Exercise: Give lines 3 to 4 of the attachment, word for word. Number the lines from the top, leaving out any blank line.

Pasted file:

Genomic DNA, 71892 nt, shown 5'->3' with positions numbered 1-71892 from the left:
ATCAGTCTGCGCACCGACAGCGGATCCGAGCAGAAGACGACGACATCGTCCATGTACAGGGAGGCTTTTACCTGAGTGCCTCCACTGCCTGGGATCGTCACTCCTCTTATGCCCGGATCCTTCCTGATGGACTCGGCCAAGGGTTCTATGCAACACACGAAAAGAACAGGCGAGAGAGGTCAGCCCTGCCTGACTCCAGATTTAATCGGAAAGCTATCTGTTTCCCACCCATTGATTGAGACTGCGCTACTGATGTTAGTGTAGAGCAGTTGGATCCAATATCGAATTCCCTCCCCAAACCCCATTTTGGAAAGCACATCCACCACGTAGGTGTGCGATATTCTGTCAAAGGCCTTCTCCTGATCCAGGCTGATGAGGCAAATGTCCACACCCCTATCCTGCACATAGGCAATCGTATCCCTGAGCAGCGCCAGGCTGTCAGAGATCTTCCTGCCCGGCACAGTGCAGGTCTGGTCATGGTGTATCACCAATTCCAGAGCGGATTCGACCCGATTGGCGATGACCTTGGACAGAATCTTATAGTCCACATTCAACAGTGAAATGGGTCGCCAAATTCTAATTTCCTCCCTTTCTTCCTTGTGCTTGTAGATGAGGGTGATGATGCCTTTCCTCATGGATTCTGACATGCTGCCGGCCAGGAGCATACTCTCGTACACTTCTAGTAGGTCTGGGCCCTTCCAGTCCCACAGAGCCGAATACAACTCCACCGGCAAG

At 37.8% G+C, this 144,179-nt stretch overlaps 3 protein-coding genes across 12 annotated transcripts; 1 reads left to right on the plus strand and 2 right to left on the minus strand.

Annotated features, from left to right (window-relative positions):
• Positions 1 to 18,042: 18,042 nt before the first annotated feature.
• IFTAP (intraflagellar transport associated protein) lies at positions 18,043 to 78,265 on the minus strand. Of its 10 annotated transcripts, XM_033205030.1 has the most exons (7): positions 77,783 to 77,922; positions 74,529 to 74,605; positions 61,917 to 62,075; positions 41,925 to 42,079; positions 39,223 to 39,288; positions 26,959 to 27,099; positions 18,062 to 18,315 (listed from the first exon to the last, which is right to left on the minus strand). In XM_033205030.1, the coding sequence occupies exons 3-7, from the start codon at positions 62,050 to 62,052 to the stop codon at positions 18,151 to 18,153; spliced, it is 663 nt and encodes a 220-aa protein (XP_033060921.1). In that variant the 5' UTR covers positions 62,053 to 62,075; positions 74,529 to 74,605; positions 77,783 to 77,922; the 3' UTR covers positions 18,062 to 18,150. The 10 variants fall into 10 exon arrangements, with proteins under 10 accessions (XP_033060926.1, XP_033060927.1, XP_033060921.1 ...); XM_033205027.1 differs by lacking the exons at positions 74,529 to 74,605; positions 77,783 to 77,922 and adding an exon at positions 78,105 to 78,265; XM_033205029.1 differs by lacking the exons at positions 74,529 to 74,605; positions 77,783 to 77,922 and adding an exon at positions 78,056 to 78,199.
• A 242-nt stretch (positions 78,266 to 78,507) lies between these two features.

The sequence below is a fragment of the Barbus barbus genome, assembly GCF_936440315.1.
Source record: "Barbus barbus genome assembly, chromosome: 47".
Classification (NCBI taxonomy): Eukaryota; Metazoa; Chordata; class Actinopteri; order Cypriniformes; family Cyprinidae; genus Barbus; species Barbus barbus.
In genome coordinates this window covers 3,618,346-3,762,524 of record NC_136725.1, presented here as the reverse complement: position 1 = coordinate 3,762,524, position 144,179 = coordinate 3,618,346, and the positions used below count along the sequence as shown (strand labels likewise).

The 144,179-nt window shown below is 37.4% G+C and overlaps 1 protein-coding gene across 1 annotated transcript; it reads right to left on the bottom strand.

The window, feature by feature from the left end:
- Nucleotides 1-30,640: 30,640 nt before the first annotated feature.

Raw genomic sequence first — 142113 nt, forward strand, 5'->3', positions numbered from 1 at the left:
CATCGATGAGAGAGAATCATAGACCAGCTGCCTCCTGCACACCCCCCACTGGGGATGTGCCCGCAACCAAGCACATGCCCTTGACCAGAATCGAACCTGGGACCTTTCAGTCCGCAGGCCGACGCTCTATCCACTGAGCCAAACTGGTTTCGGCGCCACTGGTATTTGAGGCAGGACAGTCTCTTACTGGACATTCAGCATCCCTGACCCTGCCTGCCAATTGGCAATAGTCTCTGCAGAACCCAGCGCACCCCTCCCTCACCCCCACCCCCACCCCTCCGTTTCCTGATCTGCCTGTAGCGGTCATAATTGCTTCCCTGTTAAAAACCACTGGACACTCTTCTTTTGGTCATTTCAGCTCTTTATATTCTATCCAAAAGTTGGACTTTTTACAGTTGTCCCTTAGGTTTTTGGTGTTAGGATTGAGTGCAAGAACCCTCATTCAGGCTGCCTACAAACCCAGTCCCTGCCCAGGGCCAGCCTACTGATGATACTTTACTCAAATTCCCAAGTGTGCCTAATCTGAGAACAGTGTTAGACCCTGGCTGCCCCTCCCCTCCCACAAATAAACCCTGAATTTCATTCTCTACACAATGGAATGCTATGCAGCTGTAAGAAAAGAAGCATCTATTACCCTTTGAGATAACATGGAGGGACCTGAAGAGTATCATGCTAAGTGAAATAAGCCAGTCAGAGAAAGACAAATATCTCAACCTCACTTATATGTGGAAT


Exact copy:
At 37.8% G+C, this 144,179-nt stretch overlaps 3 protein-coding genes across 12 annotated transcripts; 1 reads left to right on the plus strand and 2 right to left on the minus strand.

Annotated features, from left to right (window-relative positions):